Brooklyn-based band Stuyedeyed will be bringing Bedford-Stuyvesant to Binghamton this weekend at the third annual local music festival, Oak Fest. With high-energy fuzzy rock rhythms and punk-like vocals, Stuyedeyed presents a break from the usual local Binghamton music scene as it “depicts the experiences of being young Latinxs in a ‘New York-for-some’ bubble,” per the band’s website.
Nelson Antonio Hernandez-Espinal, the singer, songwriter and one of the guitarists for Stuyedeyed, said the band draws on both environment and experience as Latinxs growing up in an increasingly gentrified Brooklyn.
“I think it’s as simple as understanding that environment affects the subject,” Hernandez-Espinal wrote in an email. “Childhood institutions coming and going, neighbors being priced out, infrastructure improvements for the well-off, profit over community — it’s all disheartening. We’re in a time where our voices and platforms need to be utilized.”
Stuyedeyed consists of Hernandez-Espinal on vocals and guitar, Humberto Genão on bass, Luis Ruelas on drums and George Ramirez on guitar. After performing at festivals such as South by Southwest and Otis Mountain Get Down, the band’s coming to Binghamton may seem completely random at first. According to Hernandez-Espinal, Oak Fest organizer Jeff Bagg, ’18, saw Stuyedeyed perform live a couple times and decided to pursue them to bring their explosive performance to Binghamton.
The band certainly does not take its platform for granted. In fact, part of what makes its stage presence so compelling is the genuine way in which its members understand the significance of having such a platform. Given all their experiences as Latinxs, they have no choice but to channel their feelings into their performance, making it increasingly raw and sincere.
“I think as a band of first generation Latinxs, we try to be undeniably ourselves,” Hernandez-Espinal wrote. “I think there are many bands and acts that almost seem copy and pasted; I’m sure it’s refreshing to see us bash around not for the sake of theatrics, but out of sheer necessity. People of color need to scream twice as loud to be heard. So with whatever anger, angst, frustration, silliness, or intensity it brings — honesty and presence is what we aim to reproduce every show. Our experiences and what we sing about are an extension of that.”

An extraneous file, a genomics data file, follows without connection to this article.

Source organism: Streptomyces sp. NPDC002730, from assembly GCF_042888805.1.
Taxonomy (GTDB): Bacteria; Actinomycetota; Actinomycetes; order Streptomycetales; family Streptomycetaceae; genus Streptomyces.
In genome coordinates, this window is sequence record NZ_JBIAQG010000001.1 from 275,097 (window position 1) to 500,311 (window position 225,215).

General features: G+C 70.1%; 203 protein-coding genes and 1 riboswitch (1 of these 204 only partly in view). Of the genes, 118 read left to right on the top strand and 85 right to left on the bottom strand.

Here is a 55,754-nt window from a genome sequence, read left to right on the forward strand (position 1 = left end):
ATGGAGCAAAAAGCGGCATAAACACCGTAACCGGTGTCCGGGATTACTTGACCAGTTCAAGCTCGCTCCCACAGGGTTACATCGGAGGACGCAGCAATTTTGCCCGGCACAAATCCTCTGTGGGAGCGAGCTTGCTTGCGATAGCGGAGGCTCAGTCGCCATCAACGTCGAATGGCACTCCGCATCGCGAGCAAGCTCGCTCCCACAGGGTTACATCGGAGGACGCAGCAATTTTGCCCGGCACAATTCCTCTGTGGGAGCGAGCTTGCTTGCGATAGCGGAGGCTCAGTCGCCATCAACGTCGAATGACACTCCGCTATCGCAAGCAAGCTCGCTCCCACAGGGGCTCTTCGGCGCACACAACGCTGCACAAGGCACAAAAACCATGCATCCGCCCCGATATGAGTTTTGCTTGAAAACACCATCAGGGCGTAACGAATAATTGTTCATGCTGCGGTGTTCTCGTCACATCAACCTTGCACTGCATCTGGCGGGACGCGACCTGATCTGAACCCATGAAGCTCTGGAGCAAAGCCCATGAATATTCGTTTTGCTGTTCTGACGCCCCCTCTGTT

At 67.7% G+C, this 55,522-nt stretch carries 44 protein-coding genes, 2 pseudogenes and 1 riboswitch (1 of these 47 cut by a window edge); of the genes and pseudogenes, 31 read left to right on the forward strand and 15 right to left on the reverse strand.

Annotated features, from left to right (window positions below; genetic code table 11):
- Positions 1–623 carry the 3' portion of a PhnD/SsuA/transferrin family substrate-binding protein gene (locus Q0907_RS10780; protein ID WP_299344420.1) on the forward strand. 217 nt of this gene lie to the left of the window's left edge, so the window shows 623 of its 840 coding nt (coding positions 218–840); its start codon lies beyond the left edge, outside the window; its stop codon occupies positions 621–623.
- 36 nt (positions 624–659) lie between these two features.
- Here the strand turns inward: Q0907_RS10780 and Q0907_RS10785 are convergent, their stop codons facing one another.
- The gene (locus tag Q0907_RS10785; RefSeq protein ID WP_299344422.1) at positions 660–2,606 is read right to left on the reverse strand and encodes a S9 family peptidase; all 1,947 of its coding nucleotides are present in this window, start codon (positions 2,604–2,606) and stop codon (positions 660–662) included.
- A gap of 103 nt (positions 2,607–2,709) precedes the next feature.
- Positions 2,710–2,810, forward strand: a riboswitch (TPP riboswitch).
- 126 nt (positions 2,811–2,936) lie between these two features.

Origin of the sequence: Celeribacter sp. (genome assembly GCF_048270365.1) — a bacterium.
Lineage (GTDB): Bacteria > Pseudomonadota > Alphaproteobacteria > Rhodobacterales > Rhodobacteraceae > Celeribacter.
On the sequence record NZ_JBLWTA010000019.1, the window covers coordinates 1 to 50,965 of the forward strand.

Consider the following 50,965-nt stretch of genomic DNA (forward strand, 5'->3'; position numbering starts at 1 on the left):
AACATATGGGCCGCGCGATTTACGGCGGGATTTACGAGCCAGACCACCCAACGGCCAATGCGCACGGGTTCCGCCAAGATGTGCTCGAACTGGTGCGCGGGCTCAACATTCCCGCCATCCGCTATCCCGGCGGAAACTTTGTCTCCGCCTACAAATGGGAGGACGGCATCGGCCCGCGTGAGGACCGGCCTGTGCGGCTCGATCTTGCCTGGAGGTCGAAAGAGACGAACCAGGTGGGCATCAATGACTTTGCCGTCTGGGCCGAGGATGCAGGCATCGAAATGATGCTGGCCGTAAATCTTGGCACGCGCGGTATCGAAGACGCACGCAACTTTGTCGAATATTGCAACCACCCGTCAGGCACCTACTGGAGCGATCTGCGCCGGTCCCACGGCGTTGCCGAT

According to its website, Stuyedeyed aims to “cultivate an unfettered attitude in their music to embolden the disenfranchised to challenge the status quo.” Though not all of its songs are explicitly political, this attitude of fighting back against the status quo is perhaps clearest in its top-streamed song “Mr. Policeman.” As the title suggests, Hernandez-Espinal said the song points to the injustice that comes with the impunity enjoyed by police officers in the aftermath of the shootings of unarmed black people like Eric Garner, Tamir Rice and Freddie Gray.
“Our feelings are pretty self-explanatory in that song,” he wrote. “Wealth inequality/class suppression is something that’s definitely of great importance to us as it hits closest to home. It’s all tied together — systems in place to keep us working, angry and cogs in the machine. Freedom SHOULD be free, but free we are not. The ugly we see politically is only a reflection of unchecked and unexposed behaviors.”
Aside from its goal to empower marginalized peoples, Stuyedeyed also likes to emphasize that nobody is really cool or important. Instead, Hernandez-Espinal said it all comes down to how we love and care for ourselves and our communities.
“Be you,” he wrote. “We’re all the same. We’re all different. None of us are cool. None of us are important. The only thing that matters is that we love ourselves and each other. See you Saturday at Oak Fest!”
Oak Fest is sponsored by the Binghamton University chapter of the New York Public Interest Research Group (NYPIRG). The event will take place at 101 Oak St. on Saturday, April 13 and begins at 2 p.m. Admission is $5, cash only, at the door. There will be live bands performing all day starting at 3 p.m., with Stuyedeyed slated to play at 7:30 p.m.